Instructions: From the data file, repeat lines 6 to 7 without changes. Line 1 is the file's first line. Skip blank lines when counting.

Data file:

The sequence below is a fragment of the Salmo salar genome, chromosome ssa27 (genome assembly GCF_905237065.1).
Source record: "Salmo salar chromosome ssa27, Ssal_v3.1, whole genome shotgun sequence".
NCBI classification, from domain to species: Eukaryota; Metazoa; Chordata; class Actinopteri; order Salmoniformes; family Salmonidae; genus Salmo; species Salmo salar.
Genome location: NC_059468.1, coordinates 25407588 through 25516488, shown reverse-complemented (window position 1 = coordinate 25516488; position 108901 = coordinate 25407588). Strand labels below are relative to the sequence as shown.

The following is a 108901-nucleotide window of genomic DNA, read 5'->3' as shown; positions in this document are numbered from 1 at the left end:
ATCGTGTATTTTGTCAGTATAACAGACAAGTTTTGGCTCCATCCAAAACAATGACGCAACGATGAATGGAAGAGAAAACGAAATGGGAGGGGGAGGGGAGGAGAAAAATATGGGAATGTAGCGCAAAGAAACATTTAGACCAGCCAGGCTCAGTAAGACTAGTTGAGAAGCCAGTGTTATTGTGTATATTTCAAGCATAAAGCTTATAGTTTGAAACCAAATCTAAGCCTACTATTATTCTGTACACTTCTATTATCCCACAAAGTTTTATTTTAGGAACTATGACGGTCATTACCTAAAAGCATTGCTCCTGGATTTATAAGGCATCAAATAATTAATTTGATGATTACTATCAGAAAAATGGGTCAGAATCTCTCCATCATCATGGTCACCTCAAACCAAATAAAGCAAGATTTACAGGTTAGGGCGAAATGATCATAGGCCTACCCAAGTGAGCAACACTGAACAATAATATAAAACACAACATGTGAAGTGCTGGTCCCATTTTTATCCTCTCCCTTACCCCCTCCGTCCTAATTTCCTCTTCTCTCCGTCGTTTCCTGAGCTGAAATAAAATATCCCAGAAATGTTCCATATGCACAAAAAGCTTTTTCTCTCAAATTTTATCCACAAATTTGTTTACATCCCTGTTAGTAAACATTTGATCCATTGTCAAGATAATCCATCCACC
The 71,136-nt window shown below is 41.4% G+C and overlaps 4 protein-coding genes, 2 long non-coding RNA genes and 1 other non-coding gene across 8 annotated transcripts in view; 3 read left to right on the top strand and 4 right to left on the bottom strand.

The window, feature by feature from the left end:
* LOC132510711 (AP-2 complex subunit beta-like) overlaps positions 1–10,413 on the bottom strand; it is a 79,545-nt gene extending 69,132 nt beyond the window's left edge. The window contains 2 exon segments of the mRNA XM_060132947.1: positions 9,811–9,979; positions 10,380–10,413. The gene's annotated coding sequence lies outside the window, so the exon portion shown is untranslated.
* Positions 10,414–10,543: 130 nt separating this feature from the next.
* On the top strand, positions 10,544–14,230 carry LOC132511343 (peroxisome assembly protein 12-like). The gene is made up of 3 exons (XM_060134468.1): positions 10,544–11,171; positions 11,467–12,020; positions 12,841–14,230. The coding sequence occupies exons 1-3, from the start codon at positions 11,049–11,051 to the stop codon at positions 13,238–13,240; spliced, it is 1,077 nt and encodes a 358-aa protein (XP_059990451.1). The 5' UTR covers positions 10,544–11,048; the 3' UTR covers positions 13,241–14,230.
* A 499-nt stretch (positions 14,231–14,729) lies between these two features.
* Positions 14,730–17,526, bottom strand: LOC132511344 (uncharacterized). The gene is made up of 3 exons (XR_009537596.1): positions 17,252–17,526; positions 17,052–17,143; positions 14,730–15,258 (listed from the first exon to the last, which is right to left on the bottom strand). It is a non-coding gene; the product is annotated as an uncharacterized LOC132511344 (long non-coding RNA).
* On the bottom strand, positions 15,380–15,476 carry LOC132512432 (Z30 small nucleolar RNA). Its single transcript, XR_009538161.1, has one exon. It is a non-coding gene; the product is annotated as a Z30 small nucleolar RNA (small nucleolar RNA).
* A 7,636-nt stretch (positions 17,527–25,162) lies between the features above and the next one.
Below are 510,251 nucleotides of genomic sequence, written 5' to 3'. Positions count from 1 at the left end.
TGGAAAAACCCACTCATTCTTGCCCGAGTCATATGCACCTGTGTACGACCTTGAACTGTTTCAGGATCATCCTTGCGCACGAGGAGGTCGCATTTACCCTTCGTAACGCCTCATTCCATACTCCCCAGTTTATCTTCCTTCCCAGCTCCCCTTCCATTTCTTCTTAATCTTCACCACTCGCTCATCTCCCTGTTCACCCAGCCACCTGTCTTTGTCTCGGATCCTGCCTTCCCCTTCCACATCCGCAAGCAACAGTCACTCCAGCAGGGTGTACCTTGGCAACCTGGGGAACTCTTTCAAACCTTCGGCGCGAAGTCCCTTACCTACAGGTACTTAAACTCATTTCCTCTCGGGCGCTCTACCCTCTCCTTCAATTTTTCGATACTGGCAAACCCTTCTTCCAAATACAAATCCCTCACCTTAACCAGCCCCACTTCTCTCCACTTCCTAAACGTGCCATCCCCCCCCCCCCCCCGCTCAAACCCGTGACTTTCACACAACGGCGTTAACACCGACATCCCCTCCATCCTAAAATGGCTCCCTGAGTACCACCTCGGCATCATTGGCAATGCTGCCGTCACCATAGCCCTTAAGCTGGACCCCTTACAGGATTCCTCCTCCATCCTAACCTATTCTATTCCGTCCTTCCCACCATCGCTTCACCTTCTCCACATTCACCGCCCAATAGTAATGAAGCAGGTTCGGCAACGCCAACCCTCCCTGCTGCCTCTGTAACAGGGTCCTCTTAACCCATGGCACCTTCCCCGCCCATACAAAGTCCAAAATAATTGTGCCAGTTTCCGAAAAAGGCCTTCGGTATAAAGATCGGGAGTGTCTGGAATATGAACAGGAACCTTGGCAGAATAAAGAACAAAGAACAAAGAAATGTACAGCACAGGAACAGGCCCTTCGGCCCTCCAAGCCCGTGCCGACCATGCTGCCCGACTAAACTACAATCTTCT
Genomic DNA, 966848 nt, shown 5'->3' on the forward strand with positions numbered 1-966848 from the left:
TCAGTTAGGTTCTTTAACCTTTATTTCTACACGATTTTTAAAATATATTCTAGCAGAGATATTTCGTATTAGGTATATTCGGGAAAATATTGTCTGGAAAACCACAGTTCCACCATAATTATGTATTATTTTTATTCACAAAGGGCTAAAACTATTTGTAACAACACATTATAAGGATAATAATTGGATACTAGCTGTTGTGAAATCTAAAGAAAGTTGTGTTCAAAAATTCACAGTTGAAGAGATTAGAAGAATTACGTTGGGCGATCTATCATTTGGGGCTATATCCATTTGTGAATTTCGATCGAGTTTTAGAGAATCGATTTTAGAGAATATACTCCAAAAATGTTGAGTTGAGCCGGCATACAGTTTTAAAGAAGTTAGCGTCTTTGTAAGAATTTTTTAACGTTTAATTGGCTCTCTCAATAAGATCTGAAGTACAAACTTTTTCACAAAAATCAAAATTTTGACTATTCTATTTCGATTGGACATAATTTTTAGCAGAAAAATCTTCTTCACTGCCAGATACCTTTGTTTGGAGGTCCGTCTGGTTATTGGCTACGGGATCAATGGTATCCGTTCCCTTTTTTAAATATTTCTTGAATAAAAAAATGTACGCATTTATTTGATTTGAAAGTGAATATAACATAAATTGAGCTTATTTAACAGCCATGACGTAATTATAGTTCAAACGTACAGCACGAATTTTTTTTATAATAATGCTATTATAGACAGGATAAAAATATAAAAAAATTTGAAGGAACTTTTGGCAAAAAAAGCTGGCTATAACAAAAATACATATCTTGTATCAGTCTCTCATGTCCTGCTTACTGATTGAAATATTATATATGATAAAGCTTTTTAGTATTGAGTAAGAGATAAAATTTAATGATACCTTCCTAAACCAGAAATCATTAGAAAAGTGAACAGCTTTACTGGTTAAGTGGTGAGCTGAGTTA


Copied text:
ATCGTGTATTTTGTCAGTATAACAGACAAGTTTTGGCTCCATCCAAAACAATGACGCAACGATGAATGGAAGAGAAAACGAAATGGGAGGGGGAGGGGAGGAGAAAAATATGGGAATGTAGCGCAAAGAAACATTTAGACCAGCCAGGCTCAGTAAGACTAGTTGAGAAGCCAGTGTTATTGTGTATATTTCAAGCATAAAGCTTATAGTTTGAAACCAAATCTAAGCCTACTATTATTCTGTACACTTCTATTATCCCACAAAGTTTTATTTTAGGAACTATGACGGTCATTACCTAAAAGCATTGCTCCTGGATTTATAAGGCATCAAATAATTAATTTGATGATTACTATCAGAAAAATGGGTCAGAATCTCTCCATCATCATGGTCACCTCAAACCAAATAAAGCAAGATTTACAGGTTAGGGCGAAATGATCATAGGCCTACCCAAGTGAGCAACACTGAACAATAATATAAAACACAACATGTGAAGTGCTGGTCCCATTTTTATCCTCTCCCTTACCCCCTCCGTCCTAATTTCCTCTTCTCTCCGTCGTTTCCTGAGCTGAAATAAAATATCCCAGAAATGTTCCATATGCACAAAAAGCTTTTTCTCTCAAATTTTATCCACAAATTTGTTTACATCCCTGTTAGTAAACATTTGATCCATTGTCAAGATAATCCATCCACC
The 71,136-nt window shown below is 41.4% G+C and overlaps 4 protein-coding genes, 2 long non-coding RNA genes and 1 other non-coding gene across 8 annotated transcripts in view; 3 read left to right on the top strand and 4 right to left on the bottom strand.